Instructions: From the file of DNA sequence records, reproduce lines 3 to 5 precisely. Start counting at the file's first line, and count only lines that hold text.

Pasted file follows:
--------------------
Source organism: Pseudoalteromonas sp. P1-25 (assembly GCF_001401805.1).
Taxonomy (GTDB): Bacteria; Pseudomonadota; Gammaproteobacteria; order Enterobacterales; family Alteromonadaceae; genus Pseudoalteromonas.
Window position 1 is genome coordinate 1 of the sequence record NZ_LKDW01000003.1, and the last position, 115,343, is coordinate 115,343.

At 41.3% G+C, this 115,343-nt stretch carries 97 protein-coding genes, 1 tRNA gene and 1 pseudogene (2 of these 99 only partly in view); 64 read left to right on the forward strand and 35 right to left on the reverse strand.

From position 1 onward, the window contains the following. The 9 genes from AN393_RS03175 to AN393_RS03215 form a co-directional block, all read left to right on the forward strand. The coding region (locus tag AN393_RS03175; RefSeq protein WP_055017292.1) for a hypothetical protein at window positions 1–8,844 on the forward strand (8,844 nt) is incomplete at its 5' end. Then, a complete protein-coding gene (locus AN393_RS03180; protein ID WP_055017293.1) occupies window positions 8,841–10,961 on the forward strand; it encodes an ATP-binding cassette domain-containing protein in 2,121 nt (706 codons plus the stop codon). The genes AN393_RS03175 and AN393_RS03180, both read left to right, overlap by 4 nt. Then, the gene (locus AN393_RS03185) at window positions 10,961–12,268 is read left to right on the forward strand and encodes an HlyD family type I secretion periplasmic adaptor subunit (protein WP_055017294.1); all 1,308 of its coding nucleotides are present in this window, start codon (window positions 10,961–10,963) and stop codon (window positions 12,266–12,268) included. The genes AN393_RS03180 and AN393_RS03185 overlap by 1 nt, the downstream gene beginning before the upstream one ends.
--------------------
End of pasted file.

Window position 1 is genome coordinate 1 of the sequence record NZ_LKDW01000003.1, and the last position, 115,343, is coordinate 115,343.

At 41.3% G+C, this 115,343-nt stretch carries 97 protein-coding genes, 1 tRNA gene and 1 pseudogene (2 of these 99 only partly in view); 64 read left to right on the forward strand and 35 right to left on the reverse strand.

From position 1 onward, the window contains the following. The 9 genes from AN393_RS03175 to AN393_RS03215 form a co-directional block, all read left to right on the forward strand. The coding region (locus tag AN393_RS03175; RefSeq protein WP_055017292.1) for a hypothetical protein at window positions 1–8,844 on the forward strand (8,844 nt) is incomplete at its 5' end. Then, a complete protein-coding gene (locus AN393_RS03180; protein ID WP_055017293.1) occupies window positions 8,841–10,961 on the forward strand; it encodes an ATP-binding cassette domain-containing protein in 2,121 nt (706 codons plus the stop codon). The genes AN393_RS03175 and AN393_RS03180, both read left to right, overlap by 4 nt. Then, the gene (locus AN393_RS03185) at window positions 10,961–12,268 is read left to right on the forward strand and encodes an HlyD family type I secretion periplasmic adaptor subunit (protein WP_055017294.1); all 1,308 of its coding nucleotides are present in this window, start codon (window positions 10,961–10,963) and stop codon (window positions 12,266–12,268) included. The genes AN393_RS03180 and AN393_RS03185 overlap by 1 nt, the downstream gene beginning before the upstream one ends.